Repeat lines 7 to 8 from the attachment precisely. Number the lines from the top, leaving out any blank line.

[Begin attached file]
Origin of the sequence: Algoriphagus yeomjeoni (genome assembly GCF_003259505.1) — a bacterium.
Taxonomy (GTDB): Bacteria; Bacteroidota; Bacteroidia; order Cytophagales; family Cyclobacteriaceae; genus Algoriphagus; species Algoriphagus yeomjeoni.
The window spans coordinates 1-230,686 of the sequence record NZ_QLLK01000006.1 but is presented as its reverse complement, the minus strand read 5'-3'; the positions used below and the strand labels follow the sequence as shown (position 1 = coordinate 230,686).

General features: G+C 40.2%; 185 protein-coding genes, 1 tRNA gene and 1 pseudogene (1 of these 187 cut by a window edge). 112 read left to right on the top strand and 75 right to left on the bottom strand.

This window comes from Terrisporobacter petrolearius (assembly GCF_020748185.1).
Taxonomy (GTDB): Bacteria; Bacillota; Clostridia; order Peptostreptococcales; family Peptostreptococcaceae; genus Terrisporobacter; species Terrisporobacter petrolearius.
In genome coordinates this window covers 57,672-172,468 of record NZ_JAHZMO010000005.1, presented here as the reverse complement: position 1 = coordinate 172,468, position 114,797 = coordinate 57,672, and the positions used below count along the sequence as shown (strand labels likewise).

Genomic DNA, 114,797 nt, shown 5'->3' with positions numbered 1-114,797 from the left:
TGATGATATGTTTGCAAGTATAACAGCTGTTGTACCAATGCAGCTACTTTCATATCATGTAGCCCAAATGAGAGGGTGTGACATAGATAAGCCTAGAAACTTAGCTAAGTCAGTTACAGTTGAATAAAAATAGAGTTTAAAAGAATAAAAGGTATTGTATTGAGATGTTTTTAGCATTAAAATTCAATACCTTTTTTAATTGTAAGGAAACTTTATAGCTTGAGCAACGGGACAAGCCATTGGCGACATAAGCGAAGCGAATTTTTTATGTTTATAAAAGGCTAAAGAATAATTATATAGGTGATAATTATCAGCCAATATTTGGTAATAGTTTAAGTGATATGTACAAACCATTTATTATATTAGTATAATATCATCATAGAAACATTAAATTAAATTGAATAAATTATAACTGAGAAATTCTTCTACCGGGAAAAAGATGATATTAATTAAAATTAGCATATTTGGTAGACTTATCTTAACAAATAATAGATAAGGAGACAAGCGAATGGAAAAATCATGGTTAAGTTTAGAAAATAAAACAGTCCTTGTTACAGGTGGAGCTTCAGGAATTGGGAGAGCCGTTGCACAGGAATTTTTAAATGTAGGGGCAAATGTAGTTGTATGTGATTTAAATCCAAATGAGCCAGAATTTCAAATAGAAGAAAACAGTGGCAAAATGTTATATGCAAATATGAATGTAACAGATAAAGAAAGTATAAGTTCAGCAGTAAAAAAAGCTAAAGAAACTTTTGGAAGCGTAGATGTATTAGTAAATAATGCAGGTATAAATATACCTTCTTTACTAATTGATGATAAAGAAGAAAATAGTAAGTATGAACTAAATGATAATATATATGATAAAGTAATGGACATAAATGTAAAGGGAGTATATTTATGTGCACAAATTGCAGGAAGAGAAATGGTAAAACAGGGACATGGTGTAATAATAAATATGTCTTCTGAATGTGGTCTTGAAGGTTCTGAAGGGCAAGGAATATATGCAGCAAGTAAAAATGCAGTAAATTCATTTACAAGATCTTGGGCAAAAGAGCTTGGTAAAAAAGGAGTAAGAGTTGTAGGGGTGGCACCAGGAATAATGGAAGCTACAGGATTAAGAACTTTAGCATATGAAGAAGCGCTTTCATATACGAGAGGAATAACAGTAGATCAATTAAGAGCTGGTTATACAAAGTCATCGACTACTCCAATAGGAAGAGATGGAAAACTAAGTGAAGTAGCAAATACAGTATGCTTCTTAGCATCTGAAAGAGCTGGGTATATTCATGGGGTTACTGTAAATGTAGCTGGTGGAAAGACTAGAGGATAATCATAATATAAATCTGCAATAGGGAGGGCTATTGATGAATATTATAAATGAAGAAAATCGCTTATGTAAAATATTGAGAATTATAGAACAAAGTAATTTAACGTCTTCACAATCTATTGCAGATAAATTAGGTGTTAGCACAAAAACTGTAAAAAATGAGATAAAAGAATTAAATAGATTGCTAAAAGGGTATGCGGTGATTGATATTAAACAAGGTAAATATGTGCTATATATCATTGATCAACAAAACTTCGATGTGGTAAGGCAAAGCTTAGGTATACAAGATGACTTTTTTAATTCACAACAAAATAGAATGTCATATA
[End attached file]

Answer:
In genome coordinates this window covers 57,672-172,468 of record NZ_JAHZMO010000005.1, presented here as the reverse complement: position 1 = coordinate 172,468, position 114,797 = coordinate 57,672, and the positions used below count along the sequence as shown (strand labels likewise).

Genomic DNA, 114,797 nt, shown 5'->3' with positions numbered 1-114,797 from the left: